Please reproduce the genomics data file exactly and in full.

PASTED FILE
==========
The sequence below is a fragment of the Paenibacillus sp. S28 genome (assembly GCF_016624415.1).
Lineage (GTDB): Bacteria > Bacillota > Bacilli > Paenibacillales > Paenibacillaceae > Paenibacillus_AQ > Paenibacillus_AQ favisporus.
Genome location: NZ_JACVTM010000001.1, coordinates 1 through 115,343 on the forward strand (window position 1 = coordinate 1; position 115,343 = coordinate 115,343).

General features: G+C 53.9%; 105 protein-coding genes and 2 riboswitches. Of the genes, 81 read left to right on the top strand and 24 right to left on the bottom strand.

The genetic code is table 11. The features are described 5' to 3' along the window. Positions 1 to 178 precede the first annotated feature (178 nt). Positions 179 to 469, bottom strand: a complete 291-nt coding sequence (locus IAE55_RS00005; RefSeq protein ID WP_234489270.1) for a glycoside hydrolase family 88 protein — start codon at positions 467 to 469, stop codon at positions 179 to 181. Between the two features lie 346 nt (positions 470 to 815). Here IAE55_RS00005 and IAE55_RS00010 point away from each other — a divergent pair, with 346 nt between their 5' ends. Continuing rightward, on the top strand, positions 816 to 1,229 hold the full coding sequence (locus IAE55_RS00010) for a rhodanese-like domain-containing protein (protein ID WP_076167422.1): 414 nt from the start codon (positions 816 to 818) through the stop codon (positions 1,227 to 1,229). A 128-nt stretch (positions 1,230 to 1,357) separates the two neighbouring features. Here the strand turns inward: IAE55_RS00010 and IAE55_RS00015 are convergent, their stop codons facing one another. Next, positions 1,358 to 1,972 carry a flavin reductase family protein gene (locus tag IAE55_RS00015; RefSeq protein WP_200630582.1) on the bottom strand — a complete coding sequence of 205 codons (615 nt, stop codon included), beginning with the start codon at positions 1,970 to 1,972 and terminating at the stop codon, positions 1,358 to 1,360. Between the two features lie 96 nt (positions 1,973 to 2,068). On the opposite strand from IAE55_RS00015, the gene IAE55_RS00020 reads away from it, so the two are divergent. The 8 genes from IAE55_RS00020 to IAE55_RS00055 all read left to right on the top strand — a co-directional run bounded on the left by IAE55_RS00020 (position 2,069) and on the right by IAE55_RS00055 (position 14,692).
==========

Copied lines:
The sequence below is a fragment of the Paenibacillus sp. S28 genome (assembly GCF_016624415.1).
Lineage (GTDB): Bacteria > Bacillota > Bacilli > Paenibacillales > Paenibacillaceae > Paenibacillus_AQ > Paenibacillus_AQ favisporus.
Genome location: NZ_JACVTM010000001.1, coordinates 1 through 115,343 on the forward strand (window position 1 = coordinate 1; position 115,343 = coordinate 115,343).

General features: G+C 53.9%; 105 protein-coding genes and 2 riboswitches. Of the genes, 81 read left to right on the top strand and 24 right to left on the bottom strand.

The genetic code is table 11. The features are described 5' to 3' along the window. Positions 1 to 178 precede the first annotated feature (178 nt). Positions 179 to 469, bottom strand: a complete 291-nt coding sequence (locus IAE55_RS00005; RefSeq protein ID WP_234489270.1) for a glycoside hydrolase family 88 protein — start codon at positions 467 to 469, stop codon at positions 179 to 181. Between the two features lie 346 nt (positions 470 to 815). Here IAE55_RS00005 and IAE55_RS00010 point away from each other — a divergent pair, with 346 nt between their 5' ends. Continuing rightward, on the top strand, positions 816 to 1,229 hold the full coding sequence (locus IAE55_RS00010) for a rhodanese-like domain-containing protein (protein ID WP_076167422.1): 414 nt from the start codon (positions 816 to 818) through the stop codon (positions 1,227 to 1,229). A 128-nt stretch (positions 1,230 to 1,357) separates the two neighbouring features. Here the strand turns inward: IAE55_RS00010 and IAE55_RS00015 are convergent, their stop codons facing one another. Next, positions 1,358 to 1,972 carry a flavin reductase family protein gene (locus tag IAE55_RS00015; RefSeq protein WP_200630582.1) on the bottom strand — a complete coding sequence of 205 codons (615 nt, stop codon included), beginning with the start codon at positions 1,970 to 1,972 and terminating at the stop codon, positions 1,358 to 1,360. Between the two features lie 96 nt (positions 1,973 to 2,068). On the opposite strand from IAE55_RS00015, the gene IAE55_RS00020 reads away from it, so the two are divergent. The 8 genes from IAE55_RS00020 to IAE55_RS00055 all read left to right on the top strand — a co-directional run bounded on the left by IAE55_RS00020 (position 2,069) and on the right by IAE55_RS00055 (position 14,692).